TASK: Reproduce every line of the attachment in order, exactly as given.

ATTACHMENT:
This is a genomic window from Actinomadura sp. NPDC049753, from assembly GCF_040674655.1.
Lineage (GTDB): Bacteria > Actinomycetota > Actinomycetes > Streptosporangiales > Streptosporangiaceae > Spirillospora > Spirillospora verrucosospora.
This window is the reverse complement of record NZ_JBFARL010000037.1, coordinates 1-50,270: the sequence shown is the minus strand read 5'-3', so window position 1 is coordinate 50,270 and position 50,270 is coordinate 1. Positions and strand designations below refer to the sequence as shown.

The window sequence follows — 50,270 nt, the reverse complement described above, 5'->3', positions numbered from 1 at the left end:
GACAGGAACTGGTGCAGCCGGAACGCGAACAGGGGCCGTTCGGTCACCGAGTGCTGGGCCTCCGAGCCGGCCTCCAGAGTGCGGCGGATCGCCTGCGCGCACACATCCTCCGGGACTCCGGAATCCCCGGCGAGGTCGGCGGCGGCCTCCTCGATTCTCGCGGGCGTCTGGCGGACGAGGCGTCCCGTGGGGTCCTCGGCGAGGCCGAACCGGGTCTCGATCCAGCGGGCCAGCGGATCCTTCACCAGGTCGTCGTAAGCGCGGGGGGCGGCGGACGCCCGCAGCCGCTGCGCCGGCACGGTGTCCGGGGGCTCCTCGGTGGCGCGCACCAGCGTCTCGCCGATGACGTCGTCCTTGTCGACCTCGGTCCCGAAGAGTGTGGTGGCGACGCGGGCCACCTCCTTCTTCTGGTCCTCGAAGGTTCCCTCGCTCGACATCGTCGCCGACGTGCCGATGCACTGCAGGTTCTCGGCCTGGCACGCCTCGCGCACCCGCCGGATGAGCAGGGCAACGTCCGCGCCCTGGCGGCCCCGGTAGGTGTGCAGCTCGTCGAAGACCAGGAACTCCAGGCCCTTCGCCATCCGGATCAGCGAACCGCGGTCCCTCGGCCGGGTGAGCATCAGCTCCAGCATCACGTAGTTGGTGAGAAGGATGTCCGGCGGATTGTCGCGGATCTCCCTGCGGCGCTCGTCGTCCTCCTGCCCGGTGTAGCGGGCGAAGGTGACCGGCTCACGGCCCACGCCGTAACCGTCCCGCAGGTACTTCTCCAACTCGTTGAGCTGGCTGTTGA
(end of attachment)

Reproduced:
This is a genomic window from Actinomadura sp. NPDC049753, from assembly GCF_040674655.1.
Lineage (GTDB): Bacteria > Actinomycetota > Actinomycetes > Streptosporangiales > Streptosporangiaceae > Spirillospora > Spirillospora verrucosospora.
This window is the reverse complement of record NZ_JBFARL010000037.1, coordinates 1-50,270: the sequence shown is the minus strand read 5'-3', so window position 1 is coordinate 50,270 and position 50,270 is coordinate 1. Positions and strand designations below refer to the sequence as shown.

The window sequence follows — 50,270 nt, the reverse complement described above, 5'->3', positions numbered from 1 at the left end:
GACAGGAACTGGTGCAGCCGGAACGCGAACAGGGGCCGTTCGGTCACCGAGTGCTGGGCCTCCGAGCCGGCCTCCAGAGTGCGGCGGATCGCCTGCGCGCACACATCCTCCGGGACTCCGGAATCCCCGGCGAGGTCGGCGGCGGCCTCCTCGATTCTCGCGGGCGTCTGGCGGACGAGGCGTCCCGTGGGGTCCTCGGCGAGGCCGAACCGGGTCTCGATCCAGCGGGCCAGCGGATCCTTCACCAGGTCGTCGTAAGCGCGGGGGGCGGCGGACGCCCGCAGCCGCTGCGCCGGCACGGTGTCCGGGGGCTCCTCGGTGGCGCGCACCAGCGTCTCGCCGATGACGTCGTCCTTGTCGACCTCGGTCCCGAAGAGTGTGGTGGCGACGCGGGCCACCTCCTTCTTCTGGTCCTCGAAGGTTCCCTCGCTCGACATCGTCGCCGACGTGCCGATGCACTGCAGGTTCTCGGCCTGGCACGCCTCGCGCACCCGCCGGATGAGCAGGGCAACGTCCGCGCCCTGGCGGCCCCGGTAGGTGTGCAGCTCGTCGAAGACCAGGAACTCCAGGCCCTTCGCCATCCGGATCAGCGAACCGCGGTCCCTCGGCCGGGTGAGCATCAGCTCCAGCATCACGTAGTTGGTGAGAAGGATGTCCGGCGGATTGTCGCGGATCTCCCTGCGGCGCTCGTCGTCCTCCTGCCCGGTGTAGCGGGCGAAGGTGACCGGCTCACGGCCCACGCCGTAACCGTCCCGCAGGTACTTCTCCAACTCGTTGAGCTGGCTGTTGA